By Catherine Ulrich Brakefield
King George III suspected one of his Colonial Governors was willfully disobeying his orders. Could it be the pompous, high-opinionated, and outspoken Englishman, Jonathan Trumbull of Connecticut?
Trumbull cared little about his pocketbook, nor the wealth or comfortable title George III could provide him. There was more to life than simple pleasures. More to a happy existence than prestige or living in a fancy home. So, what did Trumbull seek?
Jonathan Trumbull was born in Lebanon, Connecticut. He built up a business with Britain, and that had probably been his connection in acquiring the job as a colonial governor.
George III made life in the colonies intolerable. Trumbull bit his tongue often, holding back his true feelings about the King of Great Britain. Seeing through his windowpane at the hard-work the people performed only to offer up what little they had to pay George III's taxes yielded a sympathy he had not known.
Jonathan came to the end of his patience one day. The temper tantrums of George III's numerous and intolerable acts and taxes became too much for him to bear. The plight of the colonialists pierced his hardened heart.
When the 1765 Stamp Act slapped a tax on every written document. Boston Pastor Jonathan Mayhew boldly proclaimed from his pulpit:
"The King is as much bound by his oath not to infringe the legal rights of the people, as the people are bound to yield subjection to him. From whence it follows that as soon as the prince sets himself above the law, he loses the King in the tyrant. He does, to all intents and purposes, un-king himself."
What? Un-king himself? What are these colonists thinking? The loyal Britain subject was aghast.
Then came The Townsend Act of 1767. More British troops arrived in Boston during 1768 to enforce the unpopular Act. On March 5, 1768, a Boston mob circled the British sentry and verbally abused him. Eight more soldiers came, and the crowd continued to harass the soldiers and threw things at them.
The soldiers killed five people and wounded others and became known as the Boston massacre.
Still, the Crown-appointed governors stood adamite and loyal to the King. Except for Trumbull. One supporter of the Crown wrote in the Board of Trade in England this:
"If you ask an American, who is his master? He will tell you he has none, nor any governor but Jesus Christ."
The Committees of Correspondence soon passed this up and down the American coast, "No king but King Jesus!"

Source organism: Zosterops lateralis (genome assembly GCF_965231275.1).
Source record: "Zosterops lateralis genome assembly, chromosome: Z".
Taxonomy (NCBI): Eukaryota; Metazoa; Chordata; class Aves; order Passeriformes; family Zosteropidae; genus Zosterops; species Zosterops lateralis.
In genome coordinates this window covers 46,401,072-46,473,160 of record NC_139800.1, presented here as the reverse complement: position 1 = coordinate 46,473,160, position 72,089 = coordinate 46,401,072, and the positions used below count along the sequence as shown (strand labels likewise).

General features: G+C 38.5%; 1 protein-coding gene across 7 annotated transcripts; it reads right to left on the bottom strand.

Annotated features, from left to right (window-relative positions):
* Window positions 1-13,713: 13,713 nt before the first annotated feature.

It became obvious to Trumbull, when his heart, then head resounded the phase, what he desired. It was not George III's wishes he wanted to please, but God and the people he felt a responsibility for.
The 1773 Tea Act, though it was not a new tax, levied to bolster the British East India Company. The trouble was that the colonists, to avoid the Townshend taxes, had smuggled in their tea. Britain wanted their tax. The colonies refused and hench, the Boston Tea Party. So, the British instated the Intolerable Acts.
Jonathan Trumbell explosively set pen to parchment, for it was that same year of 1773, when he wrote with boldness and finality these courageous words:
"It is hard to break connections with our mother country, but when she strives to enslave us, the strictest union must be dissolved… "The Lord reigneth; let the earth rejoice; let the multitudes of isles be glad thereof—the accomplishment of such noble prophecies is at hand."
With the onset of organizing the Continental Army, one of the first men George Washington went to for advice was Jonathan Trumbull. He was now an ardent patriot and the only prewar colonial governor who backed the patriots.
Trumbull had built a business with Britain, which failed. However, that experience helped him supply the patriots with the needed supplies of food, clothing, munitions, and advice. Trumbull generously gave to the Continental Army without reservation. He became a close confidant and friend of George Washington.
King George III was confident that the mighty nation of Great Britain would have this stupid and ragged bunch of farmers in shackles soon. Jonathan knew what the Continental Militia was up against, was colossal. He knew, too, that for George III, a victory for the Crown was just a matter of time.